An update to how I use Exist.io (Android Edition)12 Sep 2018 Lifelogging exist.io tracking android
The biggest change was obviously changing from iOS to Android. The Exist app on android is just as great as the iPhone version so this was no big deal. The big deal is in Android wearables. Android Wear is dire. I bought a Huawei Sport 2, and fairly rapidly replaced it with a Fitbit Charge 2.
Sleep tracking on the Huawei was terrible, Google Fit is a special piece of rubbish, and nothing ever synced properly as the watch tried it’s best to push me into their own Huawei Health system. No thanks.
I eventually decided to try Fitbit. Their app is great, the tracker is fantastic (maybe another post on that some other time) and it just works all the time.
I wear it 24/7 except for swimming (battery life is 4–5 days) and it feeds the following data into Exist. The fact it works all day and all night means that Exist gets quite a lot of tasty data to analyse.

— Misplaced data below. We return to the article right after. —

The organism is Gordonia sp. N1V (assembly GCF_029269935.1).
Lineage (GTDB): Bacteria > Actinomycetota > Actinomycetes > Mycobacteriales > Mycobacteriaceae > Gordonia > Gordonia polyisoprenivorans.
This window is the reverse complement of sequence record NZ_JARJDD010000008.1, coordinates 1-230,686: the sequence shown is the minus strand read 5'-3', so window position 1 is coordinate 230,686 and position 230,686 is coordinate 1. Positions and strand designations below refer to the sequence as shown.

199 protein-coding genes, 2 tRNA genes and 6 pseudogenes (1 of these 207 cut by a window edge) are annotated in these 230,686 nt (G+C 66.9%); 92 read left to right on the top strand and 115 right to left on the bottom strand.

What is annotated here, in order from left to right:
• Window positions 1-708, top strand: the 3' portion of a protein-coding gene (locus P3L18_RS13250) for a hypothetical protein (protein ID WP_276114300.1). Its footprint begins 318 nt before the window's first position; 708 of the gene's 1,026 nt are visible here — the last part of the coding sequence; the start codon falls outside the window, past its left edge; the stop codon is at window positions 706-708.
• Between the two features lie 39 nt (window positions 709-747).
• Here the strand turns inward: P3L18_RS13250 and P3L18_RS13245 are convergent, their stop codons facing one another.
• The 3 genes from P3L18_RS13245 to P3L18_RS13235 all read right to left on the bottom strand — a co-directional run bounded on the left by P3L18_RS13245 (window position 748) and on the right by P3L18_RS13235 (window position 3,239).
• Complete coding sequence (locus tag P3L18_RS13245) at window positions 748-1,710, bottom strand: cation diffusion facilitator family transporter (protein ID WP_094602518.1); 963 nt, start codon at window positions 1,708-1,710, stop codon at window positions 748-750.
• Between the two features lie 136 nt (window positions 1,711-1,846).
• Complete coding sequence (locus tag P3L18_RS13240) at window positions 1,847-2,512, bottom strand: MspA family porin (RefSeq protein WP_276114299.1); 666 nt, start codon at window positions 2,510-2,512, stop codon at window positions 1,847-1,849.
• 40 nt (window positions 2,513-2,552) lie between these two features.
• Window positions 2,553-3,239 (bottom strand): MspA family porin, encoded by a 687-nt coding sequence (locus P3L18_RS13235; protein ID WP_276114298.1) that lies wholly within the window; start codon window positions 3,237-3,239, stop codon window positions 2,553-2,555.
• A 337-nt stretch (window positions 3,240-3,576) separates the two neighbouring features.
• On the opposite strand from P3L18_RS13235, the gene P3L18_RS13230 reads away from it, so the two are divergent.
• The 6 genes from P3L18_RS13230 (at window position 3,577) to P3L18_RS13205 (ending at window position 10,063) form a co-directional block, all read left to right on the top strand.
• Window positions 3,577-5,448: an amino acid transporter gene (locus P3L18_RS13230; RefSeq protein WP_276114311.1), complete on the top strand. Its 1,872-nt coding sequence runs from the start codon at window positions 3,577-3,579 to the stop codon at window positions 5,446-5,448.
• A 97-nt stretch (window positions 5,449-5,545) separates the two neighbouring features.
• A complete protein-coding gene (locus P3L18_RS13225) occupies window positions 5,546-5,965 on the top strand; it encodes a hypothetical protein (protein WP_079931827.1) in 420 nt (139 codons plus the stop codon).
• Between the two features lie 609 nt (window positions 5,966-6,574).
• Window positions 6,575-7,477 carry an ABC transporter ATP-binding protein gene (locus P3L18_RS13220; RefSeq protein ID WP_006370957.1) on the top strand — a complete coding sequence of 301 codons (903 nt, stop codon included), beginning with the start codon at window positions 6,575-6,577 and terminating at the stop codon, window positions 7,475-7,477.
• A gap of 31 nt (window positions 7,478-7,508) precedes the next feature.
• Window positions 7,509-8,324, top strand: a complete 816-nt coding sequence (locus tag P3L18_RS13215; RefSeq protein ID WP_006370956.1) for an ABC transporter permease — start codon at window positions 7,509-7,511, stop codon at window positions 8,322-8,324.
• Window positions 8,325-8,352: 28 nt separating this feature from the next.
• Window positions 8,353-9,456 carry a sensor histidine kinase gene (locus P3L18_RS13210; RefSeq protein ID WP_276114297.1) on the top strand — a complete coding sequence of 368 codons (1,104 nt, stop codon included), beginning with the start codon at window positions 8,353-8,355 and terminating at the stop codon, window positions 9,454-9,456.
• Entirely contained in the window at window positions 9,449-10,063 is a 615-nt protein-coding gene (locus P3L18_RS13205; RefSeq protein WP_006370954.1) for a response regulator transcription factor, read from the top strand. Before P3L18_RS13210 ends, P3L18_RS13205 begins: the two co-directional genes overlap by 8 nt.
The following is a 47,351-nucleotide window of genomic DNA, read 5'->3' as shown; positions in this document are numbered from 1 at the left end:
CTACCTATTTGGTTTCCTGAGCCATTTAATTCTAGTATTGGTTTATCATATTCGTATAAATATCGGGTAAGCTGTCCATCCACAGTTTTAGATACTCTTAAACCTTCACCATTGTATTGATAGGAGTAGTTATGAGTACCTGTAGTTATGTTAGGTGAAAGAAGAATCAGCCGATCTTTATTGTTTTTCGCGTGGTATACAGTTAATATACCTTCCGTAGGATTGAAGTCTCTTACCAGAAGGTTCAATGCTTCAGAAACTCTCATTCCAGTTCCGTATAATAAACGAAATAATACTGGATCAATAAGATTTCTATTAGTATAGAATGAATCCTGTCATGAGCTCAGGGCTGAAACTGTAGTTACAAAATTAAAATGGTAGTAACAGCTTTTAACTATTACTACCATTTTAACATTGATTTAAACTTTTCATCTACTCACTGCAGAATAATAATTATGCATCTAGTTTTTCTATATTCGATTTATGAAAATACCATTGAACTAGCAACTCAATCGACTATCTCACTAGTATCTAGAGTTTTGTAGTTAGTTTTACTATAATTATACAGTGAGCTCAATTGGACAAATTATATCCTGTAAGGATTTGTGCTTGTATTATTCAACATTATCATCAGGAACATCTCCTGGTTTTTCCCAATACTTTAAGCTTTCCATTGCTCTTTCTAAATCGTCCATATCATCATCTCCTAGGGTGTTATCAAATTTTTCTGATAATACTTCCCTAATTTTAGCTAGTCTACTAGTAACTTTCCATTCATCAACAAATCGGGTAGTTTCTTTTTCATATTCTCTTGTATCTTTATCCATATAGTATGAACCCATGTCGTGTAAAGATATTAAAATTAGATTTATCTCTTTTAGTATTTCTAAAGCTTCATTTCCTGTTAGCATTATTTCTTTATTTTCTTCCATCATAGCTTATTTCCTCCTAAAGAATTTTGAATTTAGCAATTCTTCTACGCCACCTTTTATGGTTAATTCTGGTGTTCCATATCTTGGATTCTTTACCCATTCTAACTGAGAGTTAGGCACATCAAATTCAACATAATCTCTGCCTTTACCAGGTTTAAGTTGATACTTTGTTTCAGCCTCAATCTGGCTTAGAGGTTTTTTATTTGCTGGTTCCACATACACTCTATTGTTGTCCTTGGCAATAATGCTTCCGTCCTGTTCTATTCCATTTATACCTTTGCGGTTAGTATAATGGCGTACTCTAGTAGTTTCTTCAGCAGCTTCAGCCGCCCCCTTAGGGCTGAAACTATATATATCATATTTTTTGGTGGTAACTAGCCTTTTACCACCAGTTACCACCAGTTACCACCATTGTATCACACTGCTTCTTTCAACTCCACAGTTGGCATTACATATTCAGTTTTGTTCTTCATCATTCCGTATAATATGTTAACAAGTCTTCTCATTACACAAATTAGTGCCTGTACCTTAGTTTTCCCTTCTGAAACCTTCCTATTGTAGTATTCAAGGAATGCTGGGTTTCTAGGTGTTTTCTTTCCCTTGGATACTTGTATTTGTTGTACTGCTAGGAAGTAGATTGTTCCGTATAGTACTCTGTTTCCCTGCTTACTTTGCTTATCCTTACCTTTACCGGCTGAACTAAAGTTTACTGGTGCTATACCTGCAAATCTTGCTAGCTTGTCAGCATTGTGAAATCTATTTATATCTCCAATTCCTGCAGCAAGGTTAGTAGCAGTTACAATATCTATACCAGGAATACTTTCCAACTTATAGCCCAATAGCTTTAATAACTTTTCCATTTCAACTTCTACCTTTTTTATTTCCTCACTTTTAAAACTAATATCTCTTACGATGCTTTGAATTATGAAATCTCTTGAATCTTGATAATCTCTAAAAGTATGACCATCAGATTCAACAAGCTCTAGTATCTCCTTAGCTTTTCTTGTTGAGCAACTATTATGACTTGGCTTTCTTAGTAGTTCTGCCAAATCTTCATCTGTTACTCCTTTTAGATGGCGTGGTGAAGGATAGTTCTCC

- Time Asleep
- Time in Bed
- Continuous Heart Rate
- Workouts Logged
Recently, I started swimming at my local pool and was wondering how I would log this into Fitbit (without buying a new swim-proof fitbit…). Turns out the pool uses a service called Swimtag. You make an account with them, check out a wristband and go swimming.
When you return the band, your swim data is analysed and uploads to your account. This gives you lots of interesting stats, but most importantly it can post your swims into Fitbit. Perfect! It even supports challenges, but sadly doesn’t have badges…
I also started dabbling with meditation at the end of the day to help me wind down for sleep. Exist can store ‘time meditating’ but only reads this from Google Fit. Hmm… I found an app for this, ‘Meditation Timer & Log’ which is available free from Google Play. Just go into settings and connect Google Fit.
A few things I want to do in the future is looking at building my own integrations for Untapped (to record beers in Exist) and Monzo (to log daily spending). I think both of these data points would be interesting and could have some curious correlations to sleep, mood and others. These are on my list of things to do when I eventually get around to delving back into Python coding.